Why the probability of nuclear accidents is real but its value cannot be given

Every time some scary news concerning nuclear power plants hit the media, some so-called experts are readily willing to give statements about the probability of the event in question to occur. These kind of statements are utter nonsense, and not only for the fact that the numbers given highly depend on the experts personal stance on the use of nuclear energy. They are nonsense because probability theory and its interpretation tell us so.

First of all, we have to be clear about the fact that probability theory is a mathematical theory and, as such, is formulated axiomatically. The axioms of a mathematical theory can be chosen freely but should not be chosen without reason, at least if you are going for a theory that has some real-world applications. In the case of probability theory, there clearly are many applications, and the fact that those do produce good results serves as an indicator that the axioms in question have been chosen wisely.

Now, axioms define the formal structure of a theory, but they don’t give the correct interpretation of the formalism. In the case of probability theory, there are two possible interpretations I’d like to mention here: (1) the frequency interpretation and (2) the propensity interpretation of probability. Both are objectivist interpretations but – in my opinion – only one of them is a realist one.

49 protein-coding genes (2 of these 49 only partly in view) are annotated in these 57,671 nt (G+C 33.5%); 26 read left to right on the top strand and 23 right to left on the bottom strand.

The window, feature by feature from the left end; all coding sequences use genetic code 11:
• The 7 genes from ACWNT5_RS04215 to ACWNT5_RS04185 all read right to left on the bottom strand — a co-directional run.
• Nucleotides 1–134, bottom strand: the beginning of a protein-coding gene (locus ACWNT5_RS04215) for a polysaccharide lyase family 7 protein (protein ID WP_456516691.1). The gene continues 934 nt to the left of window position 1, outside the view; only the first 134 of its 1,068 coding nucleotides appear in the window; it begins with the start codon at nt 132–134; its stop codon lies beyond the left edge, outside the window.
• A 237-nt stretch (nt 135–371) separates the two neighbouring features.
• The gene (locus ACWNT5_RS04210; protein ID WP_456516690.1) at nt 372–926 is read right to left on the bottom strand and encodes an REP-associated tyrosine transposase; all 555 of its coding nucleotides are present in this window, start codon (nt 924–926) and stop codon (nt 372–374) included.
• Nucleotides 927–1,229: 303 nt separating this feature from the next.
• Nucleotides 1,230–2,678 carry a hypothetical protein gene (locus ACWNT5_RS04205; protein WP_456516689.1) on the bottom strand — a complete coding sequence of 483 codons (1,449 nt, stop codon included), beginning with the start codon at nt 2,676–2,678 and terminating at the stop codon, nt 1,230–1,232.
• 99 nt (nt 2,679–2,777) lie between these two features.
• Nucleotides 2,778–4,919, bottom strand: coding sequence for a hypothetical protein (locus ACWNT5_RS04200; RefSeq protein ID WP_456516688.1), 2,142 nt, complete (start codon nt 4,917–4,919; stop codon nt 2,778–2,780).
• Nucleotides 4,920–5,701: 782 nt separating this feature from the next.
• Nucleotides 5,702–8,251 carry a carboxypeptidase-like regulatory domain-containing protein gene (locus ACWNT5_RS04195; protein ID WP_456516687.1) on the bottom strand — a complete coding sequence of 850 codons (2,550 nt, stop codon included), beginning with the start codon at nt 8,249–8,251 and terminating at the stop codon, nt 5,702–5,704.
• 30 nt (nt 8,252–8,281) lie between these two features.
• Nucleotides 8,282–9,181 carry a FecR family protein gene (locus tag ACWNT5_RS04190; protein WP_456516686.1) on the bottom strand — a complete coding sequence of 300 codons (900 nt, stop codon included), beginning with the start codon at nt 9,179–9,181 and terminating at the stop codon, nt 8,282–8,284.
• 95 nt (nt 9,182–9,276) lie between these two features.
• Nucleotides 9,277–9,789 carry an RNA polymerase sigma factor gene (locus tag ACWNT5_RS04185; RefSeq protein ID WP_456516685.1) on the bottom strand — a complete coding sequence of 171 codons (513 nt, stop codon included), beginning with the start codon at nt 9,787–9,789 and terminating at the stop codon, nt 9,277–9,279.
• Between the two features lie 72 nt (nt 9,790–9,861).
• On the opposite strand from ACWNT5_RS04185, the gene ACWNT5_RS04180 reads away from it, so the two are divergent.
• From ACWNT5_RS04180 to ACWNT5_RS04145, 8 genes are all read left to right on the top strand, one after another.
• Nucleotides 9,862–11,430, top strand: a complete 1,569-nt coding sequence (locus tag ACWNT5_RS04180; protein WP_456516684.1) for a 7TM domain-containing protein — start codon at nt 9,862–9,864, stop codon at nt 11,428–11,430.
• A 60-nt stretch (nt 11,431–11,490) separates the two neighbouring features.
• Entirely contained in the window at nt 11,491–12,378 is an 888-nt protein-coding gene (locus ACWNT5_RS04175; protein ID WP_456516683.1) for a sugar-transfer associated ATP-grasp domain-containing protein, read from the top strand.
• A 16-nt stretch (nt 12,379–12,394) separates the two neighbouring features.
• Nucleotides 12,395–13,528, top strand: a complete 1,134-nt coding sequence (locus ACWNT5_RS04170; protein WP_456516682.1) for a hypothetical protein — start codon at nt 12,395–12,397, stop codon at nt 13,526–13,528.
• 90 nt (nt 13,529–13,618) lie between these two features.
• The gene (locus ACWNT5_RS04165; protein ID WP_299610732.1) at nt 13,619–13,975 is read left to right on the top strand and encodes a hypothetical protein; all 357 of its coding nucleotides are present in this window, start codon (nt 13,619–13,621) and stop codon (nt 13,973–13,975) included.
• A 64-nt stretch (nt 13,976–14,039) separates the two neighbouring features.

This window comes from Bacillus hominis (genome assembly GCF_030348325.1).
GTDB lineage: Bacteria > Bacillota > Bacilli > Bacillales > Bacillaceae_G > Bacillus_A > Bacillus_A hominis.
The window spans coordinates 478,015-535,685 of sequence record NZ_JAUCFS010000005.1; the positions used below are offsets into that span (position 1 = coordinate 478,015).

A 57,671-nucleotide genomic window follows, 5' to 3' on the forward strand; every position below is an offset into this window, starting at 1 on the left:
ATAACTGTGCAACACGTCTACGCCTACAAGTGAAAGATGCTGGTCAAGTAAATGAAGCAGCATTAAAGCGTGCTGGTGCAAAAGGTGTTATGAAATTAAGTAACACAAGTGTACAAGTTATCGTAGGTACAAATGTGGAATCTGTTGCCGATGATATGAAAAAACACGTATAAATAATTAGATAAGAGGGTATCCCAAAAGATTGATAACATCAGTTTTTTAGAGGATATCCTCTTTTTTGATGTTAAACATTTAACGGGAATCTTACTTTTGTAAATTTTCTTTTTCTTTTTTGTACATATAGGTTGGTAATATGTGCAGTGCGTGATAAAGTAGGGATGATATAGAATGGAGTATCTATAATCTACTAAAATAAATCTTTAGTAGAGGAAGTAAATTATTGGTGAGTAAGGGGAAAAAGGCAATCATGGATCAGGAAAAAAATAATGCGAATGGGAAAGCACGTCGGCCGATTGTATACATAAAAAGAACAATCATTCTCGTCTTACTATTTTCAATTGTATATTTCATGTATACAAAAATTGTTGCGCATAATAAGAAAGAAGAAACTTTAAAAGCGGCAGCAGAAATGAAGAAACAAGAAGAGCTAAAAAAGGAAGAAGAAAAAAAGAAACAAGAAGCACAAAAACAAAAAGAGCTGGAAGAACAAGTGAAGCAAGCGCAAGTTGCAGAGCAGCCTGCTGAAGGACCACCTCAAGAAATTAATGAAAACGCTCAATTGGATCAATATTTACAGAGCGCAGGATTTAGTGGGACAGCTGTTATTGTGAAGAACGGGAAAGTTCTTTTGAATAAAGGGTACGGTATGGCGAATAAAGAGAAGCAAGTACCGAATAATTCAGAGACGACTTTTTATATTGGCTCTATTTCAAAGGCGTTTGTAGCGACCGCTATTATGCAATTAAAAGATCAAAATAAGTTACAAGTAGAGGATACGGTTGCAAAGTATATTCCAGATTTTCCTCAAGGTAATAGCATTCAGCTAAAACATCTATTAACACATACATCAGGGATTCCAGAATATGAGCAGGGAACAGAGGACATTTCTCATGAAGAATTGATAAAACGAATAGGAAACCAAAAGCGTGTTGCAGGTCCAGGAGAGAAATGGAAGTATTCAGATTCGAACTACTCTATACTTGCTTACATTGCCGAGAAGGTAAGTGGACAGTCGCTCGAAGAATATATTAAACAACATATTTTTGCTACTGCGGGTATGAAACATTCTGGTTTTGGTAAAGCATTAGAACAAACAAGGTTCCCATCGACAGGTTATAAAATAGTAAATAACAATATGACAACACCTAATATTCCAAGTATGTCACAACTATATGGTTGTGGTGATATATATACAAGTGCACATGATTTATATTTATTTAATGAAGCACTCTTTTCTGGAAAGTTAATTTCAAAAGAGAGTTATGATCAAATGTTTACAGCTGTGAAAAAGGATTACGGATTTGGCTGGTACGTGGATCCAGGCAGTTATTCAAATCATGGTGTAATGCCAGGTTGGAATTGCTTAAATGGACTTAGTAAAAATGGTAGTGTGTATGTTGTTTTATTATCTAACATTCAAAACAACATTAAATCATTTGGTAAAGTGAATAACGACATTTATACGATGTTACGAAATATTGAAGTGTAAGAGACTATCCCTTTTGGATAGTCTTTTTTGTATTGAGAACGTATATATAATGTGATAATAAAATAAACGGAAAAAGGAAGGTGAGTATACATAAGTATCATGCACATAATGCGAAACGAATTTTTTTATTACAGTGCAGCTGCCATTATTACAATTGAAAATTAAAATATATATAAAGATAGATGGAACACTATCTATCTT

Take the simple example of a two-sided coin that is tossed. There are two possible outcomes for each toss: either the coin shows heads or it shows tails. With the assumption that there can’t be a toss where none of the specified outcomes occurs and that there can’t be a toss where both outcomes occur at the same time, the probability of the coin showing heads or tails sums up to 1. If it is a fair coin, each outcome receives an equal share of the sum over the probabilities of all possible outcomes: P(heads)=0.5; P(tails)=0.5.

Those are calculated probabilities. They depend on the assumptions that (a) all the circumstances are known and controllable, that (b) the coin is perfectly fair, and that (c) it can be tossed an infinite number o times.

Let’s assume that somehow we managed to realize (a) and (b). Even then, the outcome of an experiment with, say, 10 tosses, could be this: {heads, tails, tails, heads, tails, tails, tails, heads, tails, tails}. So we got heads 3 out of 10 times and tails 7 out of 10 times. From our assumptions and calculations we know that P(heads)=P(tails)=5/10. So why do we see a discrepancy between our experiment and the values we calculated? That is because the frequentist interpretation requires an experiment to be repeated many times in order to deliver the correct probability values in terms of relative frequencies of events. And this is quite reasonable. Think of the case where a coin is tossed only once. It will show either heads or tails, so whatever it shows, without the requirement of the experiment being repeated many times, we should be inclined to say that this event had the probability of 1 because its relative frequency is 1 occurrence out of 1 trial, and 1/1=1.